Requiring a survey delivering Multibeam, Sidescan and Sub Bottom profiler datasets beneath a frozen lake in North America it was obvious that a smaller vehicle could not contain the required payloads and a larger vehicle would be too difficult to get onto the ice. This made the compact modular design of the MUNIN AUV perfect; it can be hand carried and mobilised literally anywhere, for example on a frozen lake.
Using an air boat, all equipment was brought to the launch site and after only a few hours' assembly the vehicle was ready to be switched on to start mission planning. The aim to launch from an ice hole was challenging, as getting a launch and recovery unit onto the ice was not possible. Instead the operation was started by simply pressing the vehicle down into the water. 20 degrees of pitch at propeller spin up was enough for the vehicle to get into the water and follow the mission plan to conduct the survey.
The problem under ice when looking to deliver absolute datasets is the need for accurate navigation. With no ability to surface for a GPS fix and no USBL to aid or update the navigation real time, the need for UTP or single transponder navigation is a necessity. The proprietary algorithm from KONGSBERG allowed the vehicle to navigate whilst still maintaining absolute positioning certainty within IHO specifications. The transponder deployment is very simple; drill a hole in the ice and invert the transponders on a 3 metre pole with a 180 degree beam pattern ensuring no blind zones. The -33 degrees Celsius temperatures meant that the poles were frozen in quickly, ensuring no movement!
As a proof check, RTK was used to give the transponder positions. By using standard interrogations it was possible to verify the CNODE range functionality by comparing to the RTK. Incredibly, even over 1.5km the CNODE range matches the RTK position to within 10cm. It is this range accuracy and the blending of KONGSBERG technology that allowed the vehicle to maintain IHO order positioning at all times.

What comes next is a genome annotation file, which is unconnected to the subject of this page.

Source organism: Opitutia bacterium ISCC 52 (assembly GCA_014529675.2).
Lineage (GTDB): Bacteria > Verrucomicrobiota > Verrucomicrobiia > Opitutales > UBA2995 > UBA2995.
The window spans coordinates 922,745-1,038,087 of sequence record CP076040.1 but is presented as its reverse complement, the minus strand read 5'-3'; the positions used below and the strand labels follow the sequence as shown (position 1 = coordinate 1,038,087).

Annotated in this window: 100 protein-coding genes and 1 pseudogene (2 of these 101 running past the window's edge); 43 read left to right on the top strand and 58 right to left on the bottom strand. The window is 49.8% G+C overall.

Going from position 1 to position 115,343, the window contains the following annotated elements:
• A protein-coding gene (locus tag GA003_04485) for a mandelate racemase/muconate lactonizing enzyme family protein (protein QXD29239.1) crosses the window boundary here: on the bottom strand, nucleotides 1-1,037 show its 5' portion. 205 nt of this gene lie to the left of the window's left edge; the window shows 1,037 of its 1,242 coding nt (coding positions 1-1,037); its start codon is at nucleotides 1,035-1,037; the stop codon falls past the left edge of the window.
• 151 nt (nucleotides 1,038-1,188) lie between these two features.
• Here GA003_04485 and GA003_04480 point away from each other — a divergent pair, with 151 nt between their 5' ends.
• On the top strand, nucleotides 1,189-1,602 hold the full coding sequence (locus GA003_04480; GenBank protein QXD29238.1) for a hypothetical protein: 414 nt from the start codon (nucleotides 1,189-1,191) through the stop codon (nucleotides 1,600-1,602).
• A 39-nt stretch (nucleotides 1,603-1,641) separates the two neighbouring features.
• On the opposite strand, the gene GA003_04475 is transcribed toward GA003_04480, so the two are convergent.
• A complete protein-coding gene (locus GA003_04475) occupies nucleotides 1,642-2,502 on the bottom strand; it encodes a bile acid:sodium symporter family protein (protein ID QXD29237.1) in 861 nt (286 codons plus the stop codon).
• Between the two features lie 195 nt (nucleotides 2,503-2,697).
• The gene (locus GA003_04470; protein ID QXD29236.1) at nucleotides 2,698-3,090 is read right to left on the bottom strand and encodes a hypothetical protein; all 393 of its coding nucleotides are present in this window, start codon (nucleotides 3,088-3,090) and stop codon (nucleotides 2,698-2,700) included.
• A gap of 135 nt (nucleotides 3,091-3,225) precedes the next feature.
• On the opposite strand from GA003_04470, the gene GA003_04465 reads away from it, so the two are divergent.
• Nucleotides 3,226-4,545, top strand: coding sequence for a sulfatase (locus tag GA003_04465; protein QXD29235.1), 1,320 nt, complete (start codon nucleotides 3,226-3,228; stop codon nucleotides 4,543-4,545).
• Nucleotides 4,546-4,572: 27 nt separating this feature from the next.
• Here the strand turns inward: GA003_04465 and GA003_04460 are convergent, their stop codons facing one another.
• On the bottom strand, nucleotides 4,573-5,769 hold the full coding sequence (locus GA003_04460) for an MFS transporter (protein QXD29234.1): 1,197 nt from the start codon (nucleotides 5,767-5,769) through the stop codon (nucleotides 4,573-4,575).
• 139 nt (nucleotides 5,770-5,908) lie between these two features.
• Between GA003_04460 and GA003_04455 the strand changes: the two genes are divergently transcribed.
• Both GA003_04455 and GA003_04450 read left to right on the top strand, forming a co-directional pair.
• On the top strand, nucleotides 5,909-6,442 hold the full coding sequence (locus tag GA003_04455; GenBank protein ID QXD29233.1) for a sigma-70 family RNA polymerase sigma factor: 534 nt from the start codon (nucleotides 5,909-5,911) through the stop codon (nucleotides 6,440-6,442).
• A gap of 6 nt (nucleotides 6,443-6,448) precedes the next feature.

With such focus on mission planning it's quite easy to forget the primary role of any vehicle is to carry sensors and as we have come to expect, MUNIN handles this without issue. Logging SBP data alongside Sidescan and Multibeam, a pipeline crossing was surveyed showing both pipeline location and buried depth. In fact, the actual survey equipment and data gathering was the simplest part of the project. Ballard Marine construction, after analysing and checking all data, can provide its end client with high confidence in respect to the pipeline integrity.
Recovery was the next challenge. Traditionally, recovery is done using homing beacons but as the vehicle could maintain high accuracy positioning throughout the mission this option was not used, again a credit to the confidence that Ballard Marine had in the vehicle. Simply relying on the vehicle to come back to the ice hole as a simple mission waypoint was initially nerve racking but with each successful mission this extreme mission planning became a simple routine.
Getting the vehicle back exactly to a hole no larger than itself seemed initially impossible as it was necessary to estimate the drift and float up time after stopping the propeller. A small recovery ROV was on hand to recover MUNIN for the last few metres but after some trial and error the vehicle was recovered into the hole with a boat hook. The vehicle was underwater for more than 4 hours, travelling some 30Km. But it came back to the end point within one metre autonomously. And it is with this confidence in our technology that KONGSBERG customers will continue to succeed on challenging projects such as this.